"(1) Section 63 notwithstanding, the Director of Public Prosecutions may appeal to the Court of Appeal –

(a) against a judgment or verdict of acquittal of a trial court in proceedings by indictment when the judgment or verdict is the result of a decision by the trial judge to uphold a no case submission or withdraw the case from the jury on any ground of appeal that the decision of the trial judge is erroneous in point of law."

9

Pursuant to this section, the Director appealed on the grounds, inter alia, that the judge had erred in law in holding the evidence of Dr des Vignes inadmissible and, consequently, in ruling that there was no evidence to go to the jury on the issue of causation. In the Court of Appeal the defence, as well as contesting the appeal on the merits, challenged the court's jurisdiction on a number of grounds. The first and most important was that section 65E was unconstitutional because inconsistent with the fundamental human right not to be deprived of liberty except by due process of law and the right to the protection of the law, both of which are declared and enacted by section 4 of the Constitution:

"4. It is hereby recognised and declared that in Trinidad and Tobago there have existed and shall continue to exist, without discrimination by reason of race, origin, colour, religion or sex, the following fundamental human rights and freedoms, namely:

(a) the right of the individual to life, liberty, security of the person and enjoyment of property and the right not to be deprived thereof except by due process of law;

(b) the right of the individual to equality before the law and the protection of the law;…"

10

The Court of Appeal (Sharma, Jones and Nelson JJA) accepted this submission. In a judgment given by Jones JA on 30 November 2001, they referred to the analysis of sections 4 and 5 (as they now are) by Lord Diplock in Maharaj v Attorney-General of Trinidad and Tobago (No 2) [1979] AC 385 and Thornhill v Attorney-General of Trinidad and Tobago [1981] AC 61 and in particular to his statement in Thornhill (at pp. 69-70) that section 4 declared that the rights and freedoms described in the section already existed in Trinidad and Tobago and enacted that they should continue to exist. Lord Diplock went on (at p. 70) to say:

"The lack of all specificity in the descriptions of the rights and freedoms protected contained in section [4] (a) to (k) may make it necessary sometimes to resort to an examination of the law as it was at the commencement of the Constitution in order to determine what limits upon freedoms that are expressed in absolute and unlimited terms were nevertheless intended to be preserved in the interests of the people as a whole and the orderly development of the nation; for the declaration that the rights and freedoms protected by that section already existed at that date may make the existing law as it was then administered in practice a relevant aid to the ascertainment of what kind of executive or judicial act was intended to be prohibited by the wide and vague words used in those paragraphs …"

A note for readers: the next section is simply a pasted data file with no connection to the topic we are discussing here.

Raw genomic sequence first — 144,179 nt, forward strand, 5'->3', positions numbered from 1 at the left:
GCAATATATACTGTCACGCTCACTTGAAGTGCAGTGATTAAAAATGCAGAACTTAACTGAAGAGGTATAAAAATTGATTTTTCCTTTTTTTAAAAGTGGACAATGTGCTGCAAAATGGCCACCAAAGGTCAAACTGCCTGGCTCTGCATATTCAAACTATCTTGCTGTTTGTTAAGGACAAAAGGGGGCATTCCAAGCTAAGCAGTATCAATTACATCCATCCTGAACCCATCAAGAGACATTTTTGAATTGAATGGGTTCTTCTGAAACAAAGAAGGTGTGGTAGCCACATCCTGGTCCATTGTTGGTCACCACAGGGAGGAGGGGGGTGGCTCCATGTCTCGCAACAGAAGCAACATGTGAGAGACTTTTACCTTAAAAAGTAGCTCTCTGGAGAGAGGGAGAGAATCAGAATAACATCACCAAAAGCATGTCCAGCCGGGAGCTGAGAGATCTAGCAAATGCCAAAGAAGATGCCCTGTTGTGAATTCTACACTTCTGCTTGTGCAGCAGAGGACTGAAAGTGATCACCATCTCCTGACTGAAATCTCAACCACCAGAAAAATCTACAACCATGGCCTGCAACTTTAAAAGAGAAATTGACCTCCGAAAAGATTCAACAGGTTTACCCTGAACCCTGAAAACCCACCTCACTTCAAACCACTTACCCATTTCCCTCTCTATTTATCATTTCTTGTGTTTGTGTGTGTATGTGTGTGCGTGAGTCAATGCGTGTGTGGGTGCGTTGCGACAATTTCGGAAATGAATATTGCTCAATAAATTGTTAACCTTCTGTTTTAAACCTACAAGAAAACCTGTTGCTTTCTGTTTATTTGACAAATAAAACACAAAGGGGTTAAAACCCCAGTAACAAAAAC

11

Jones JA proceeded to examine the law as it was at the commencement of the Constitution and found that it included an absolute right not to be tried for the same offence after a verdict of acquittal by a jury:

"Prior to the enactment of the new provisions an accused person who had been acquitted of a charge against him was in a position to regard his liberty as inviolable in respect of the same matter. Indeed he had regained his full freedom and could not be placed in further jeopardy. That was the 'due process' which he enjoyed and … which also constituted protection of the law. That was the legal principle that had come to be well understood in our society. Any law, the effect of which is likely to place the citizen in further jeopardy is a law which offends the due process clause of the Constitution. It deprives the individual of the procedural provisions which were available to him …"

12

In essence, the reasoning of the Court of Appeal was that under the common law rule as it existed at the time of the Constitution, a second trial of an accused who had been acquitted by a jury would have...